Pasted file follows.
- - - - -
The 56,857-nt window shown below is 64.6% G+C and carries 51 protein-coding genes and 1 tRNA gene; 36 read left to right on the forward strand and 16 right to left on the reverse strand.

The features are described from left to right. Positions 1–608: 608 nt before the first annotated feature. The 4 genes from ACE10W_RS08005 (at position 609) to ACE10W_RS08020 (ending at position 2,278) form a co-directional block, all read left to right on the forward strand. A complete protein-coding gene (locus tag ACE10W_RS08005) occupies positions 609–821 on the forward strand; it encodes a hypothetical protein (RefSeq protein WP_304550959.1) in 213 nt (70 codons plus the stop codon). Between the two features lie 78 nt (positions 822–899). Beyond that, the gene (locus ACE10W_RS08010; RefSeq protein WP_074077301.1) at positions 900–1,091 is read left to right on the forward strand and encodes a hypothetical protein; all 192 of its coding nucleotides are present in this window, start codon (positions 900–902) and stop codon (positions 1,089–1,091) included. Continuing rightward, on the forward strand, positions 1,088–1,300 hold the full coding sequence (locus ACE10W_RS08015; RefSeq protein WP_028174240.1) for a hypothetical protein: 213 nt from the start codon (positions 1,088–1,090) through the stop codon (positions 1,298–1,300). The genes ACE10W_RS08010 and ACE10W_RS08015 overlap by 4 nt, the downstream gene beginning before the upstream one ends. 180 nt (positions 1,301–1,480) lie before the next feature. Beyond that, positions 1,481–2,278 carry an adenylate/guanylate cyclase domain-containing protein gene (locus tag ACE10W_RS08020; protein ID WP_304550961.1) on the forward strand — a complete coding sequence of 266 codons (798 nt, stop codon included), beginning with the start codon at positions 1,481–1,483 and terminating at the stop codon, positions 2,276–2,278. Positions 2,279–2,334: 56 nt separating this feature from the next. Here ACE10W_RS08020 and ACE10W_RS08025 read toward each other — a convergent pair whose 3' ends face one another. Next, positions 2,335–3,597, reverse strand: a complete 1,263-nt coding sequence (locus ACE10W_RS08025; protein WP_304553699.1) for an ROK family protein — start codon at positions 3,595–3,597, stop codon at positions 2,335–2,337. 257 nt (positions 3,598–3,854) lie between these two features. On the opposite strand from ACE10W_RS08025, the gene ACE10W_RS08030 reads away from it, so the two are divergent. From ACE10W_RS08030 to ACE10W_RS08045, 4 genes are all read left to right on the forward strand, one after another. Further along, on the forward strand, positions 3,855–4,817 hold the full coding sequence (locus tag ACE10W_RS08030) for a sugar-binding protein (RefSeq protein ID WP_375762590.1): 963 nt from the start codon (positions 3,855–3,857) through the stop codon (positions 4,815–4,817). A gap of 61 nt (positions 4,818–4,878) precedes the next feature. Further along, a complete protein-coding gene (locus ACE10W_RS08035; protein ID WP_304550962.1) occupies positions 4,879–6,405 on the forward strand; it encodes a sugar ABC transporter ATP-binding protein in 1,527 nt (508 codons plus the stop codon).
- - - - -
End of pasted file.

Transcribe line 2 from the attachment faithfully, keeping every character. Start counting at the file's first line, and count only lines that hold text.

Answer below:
The features are described from left to right. Positions 1–608: 608 nt before the first annotated feature. The 4 genes from ACE10W_RS08005 (at position 609) to ACE10W_RS08020 (ending at position 2,278) form a co-directional block, all read left to right on the forward strand. A complete protein-coding gene (locus tag ACE10W_RS08005) occupies positions 609–821 on the forward strand; it encodes a hypothetical protein (RefSeq protein WP_304550959.1) in 213 nt (70 codons plus the stop codon). Between the two features lie 78 nt (positions 822–899). Beyond that, the gene (locus ACE10W_RS08010; RefSeq protein WP_074077301.1) at positions 900–1,091 is read left to right on the forward strand and encodes a hypothetical protein; all 192 of its coding nucleotides are present in this window, start codon (positions 900–902) and stop codon (positions 1,089–1,091) included. Continuing rightward, on the forward strand, positions 1,088–1,300 hold the full coding sequence (locus ACE10W_RS08015; RefSeq protein WP_028174240.1) for a hypothetical protein: 213 nt from the start codon (positions 1,088–1,090) through the stop codon (positions 1,298–1,300). The genes ACE10W_RS08010 and ACE10W_RS08015 overlap by 4 nt, the downstream gene beginning before the upstream one ends. 180 nt (positions 1,301–1,480) lie before the next feature. Beyond that, positions 1,481–2,278 carry an adenylate/guanylate cyclase domain-containing protein gene (locus tag ACE10W_RS08020; protein ID WP_304550961.1) on the forward strand — a complete coding sequence of 266 codons (798 nt, stop codon included), beginning with the start codon at positions 1,481–1,483 and terminating at the stop codon, positions 2,276–2,278. Positions 2,279–2,334: 56 nt separating this feature from the next. Here ACE10W_RS08020 and ACE10W_RS08025 read toward each other — a convergent pair whose 3' ends face one another. Next, positions 2,335–3,597, reverse strand: a complete 1,263-nt coding sequence (locus ACE10W_RS08025; protein WP_304553699.1) for an ROK family protein — start codon at positions 3,595–3,597, stop codon at positions 2,335–2,337. 257 nt (positions 3,598–3,854) lie between these two features. On the opposite strand from ACE10W_RS08025, the gene ACE10W_RS08030 reads away from it, so the two are divergent. From ACE10W_RS08030 to ACE10W_RS08045, 4 genes are all read left to right on the forward strand, one after another. Further along, on the forward strand, positions 3,855–4,817 hold the full coding sequence (locus tag ACE10W_RS08030) for a sugar-binding protein (RefSeq protein ID WP_375762590.1): 963 nt from the start codon (positions 3,855–3,857) through the stop codon (positions 4,815–4,817). A gap of 61 nt (positions 4,818–4,878) precedes the next feature. Further along, a complete protein-coding gene (locus ACE10W_RS08035; protein ID WP_304550962.1) occupies positions 4,879–6,405 on the forward strand; it encodes a sugar ABC transporter ATP-binding protein in 1,527 nt (508 codons plus the stop codon).